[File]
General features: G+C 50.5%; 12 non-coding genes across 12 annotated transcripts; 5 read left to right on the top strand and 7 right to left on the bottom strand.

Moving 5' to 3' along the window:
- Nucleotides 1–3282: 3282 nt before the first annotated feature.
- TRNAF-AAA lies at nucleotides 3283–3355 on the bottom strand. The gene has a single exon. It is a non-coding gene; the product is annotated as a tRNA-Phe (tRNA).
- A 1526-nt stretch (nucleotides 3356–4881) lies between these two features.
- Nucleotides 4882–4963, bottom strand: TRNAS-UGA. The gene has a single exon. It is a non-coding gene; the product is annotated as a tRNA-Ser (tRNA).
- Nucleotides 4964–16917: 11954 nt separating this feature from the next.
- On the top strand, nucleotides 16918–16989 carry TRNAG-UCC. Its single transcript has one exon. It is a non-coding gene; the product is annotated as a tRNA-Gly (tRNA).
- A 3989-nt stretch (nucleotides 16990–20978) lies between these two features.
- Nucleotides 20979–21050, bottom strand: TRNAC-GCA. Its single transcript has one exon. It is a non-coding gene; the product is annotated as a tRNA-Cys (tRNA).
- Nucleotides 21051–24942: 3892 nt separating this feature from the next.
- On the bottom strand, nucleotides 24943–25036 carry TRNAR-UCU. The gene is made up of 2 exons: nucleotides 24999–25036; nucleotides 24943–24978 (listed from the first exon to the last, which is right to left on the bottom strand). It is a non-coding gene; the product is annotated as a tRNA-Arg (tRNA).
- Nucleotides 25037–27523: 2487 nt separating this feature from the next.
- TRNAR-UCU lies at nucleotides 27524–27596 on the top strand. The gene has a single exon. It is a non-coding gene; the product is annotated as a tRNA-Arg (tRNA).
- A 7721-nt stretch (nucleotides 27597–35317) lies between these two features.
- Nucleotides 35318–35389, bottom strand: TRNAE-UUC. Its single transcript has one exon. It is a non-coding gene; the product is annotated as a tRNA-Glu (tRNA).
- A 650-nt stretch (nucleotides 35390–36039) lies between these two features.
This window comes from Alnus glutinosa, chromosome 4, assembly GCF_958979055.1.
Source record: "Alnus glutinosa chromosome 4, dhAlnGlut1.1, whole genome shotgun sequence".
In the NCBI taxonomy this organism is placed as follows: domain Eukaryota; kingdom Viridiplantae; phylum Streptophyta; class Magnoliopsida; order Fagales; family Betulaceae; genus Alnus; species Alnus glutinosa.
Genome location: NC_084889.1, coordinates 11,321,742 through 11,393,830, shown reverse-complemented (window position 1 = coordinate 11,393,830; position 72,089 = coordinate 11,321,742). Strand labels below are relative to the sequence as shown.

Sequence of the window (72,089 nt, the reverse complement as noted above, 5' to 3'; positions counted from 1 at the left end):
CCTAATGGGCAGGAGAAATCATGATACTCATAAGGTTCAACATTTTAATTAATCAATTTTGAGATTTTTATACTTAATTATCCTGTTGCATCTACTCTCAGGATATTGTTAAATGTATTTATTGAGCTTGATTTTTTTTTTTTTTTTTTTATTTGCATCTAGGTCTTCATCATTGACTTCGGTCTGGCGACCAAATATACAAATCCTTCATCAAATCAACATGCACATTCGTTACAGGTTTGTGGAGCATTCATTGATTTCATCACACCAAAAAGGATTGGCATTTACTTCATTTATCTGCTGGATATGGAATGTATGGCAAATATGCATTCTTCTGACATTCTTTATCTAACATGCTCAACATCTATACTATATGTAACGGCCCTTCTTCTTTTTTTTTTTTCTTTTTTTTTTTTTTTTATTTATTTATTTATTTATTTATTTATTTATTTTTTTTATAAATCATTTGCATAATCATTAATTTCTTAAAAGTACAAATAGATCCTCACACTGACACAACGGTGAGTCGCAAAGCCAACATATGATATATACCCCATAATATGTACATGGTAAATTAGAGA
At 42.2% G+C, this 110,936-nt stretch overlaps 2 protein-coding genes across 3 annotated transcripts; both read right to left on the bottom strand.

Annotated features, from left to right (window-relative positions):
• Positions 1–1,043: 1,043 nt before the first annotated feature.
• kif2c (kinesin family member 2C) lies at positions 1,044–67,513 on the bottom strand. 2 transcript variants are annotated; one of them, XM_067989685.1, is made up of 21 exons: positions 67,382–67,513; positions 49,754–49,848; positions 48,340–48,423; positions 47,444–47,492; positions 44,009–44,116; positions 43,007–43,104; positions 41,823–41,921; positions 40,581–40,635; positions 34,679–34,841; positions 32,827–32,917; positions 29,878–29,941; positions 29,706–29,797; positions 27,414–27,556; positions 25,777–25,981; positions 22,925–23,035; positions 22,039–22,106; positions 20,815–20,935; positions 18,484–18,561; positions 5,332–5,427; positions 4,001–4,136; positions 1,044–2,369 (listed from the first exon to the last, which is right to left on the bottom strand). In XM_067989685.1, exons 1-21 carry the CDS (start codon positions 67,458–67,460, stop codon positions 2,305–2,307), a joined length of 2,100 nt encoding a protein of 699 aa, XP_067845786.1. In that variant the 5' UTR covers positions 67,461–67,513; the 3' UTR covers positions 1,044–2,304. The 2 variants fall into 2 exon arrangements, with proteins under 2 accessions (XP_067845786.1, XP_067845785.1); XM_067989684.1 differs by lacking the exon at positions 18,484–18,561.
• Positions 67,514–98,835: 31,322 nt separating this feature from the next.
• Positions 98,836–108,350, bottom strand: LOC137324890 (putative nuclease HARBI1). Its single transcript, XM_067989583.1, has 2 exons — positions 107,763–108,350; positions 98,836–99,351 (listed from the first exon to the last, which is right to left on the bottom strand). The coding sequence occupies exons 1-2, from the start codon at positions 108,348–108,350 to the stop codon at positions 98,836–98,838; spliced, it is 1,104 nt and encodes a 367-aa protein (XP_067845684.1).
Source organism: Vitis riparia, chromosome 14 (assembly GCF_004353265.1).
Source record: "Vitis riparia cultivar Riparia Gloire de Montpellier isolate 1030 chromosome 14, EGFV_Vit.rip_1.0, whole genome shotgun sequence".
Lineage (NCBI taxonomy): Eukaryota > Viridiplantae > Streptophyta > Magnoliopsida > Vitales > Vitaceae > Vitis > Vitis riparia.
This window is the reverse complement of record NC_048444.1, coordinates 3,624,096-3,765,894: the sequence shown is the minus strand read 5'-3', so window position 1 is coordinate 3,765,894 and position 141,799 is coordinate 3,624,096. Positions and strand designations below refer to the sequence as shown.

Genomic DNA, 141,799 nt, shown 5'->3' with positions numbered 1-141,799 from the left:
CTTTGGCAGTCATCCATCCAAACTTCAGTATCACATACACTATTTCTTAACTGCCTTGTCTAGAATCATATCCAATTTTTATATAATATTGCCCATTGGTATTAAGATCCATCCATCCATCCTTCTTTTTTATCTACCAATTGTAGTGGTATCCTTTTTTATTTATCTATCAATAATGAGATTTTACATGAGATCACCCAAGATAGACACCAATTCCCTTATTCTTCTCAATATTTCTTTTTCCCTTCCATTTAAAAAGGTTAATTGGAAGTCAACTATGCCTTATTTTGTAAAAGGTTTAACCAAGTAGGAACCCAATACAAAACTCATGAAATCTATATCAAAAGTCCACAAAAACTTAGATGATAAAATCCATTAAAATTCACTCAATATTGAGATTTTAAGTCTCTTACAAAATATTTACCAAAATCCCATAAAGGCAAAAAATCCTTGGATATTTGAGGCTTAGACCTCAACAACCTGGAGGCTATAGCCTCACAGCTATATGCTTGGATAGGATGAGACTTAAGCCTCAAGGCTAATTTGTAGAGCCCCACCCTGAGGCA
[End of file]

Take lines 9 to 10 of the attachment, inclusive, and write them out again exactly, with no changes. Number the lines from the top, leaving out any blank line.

- A 3989-nt stretch (nucleotides 16990–20978) lies between these two features.
- Nucleotides 20979–21050, bottom strand: TRNAC-GCA. Its single transcript has one exon. It is a non-coding gene; the product is annotated as a tRNA-Cys (tRNA).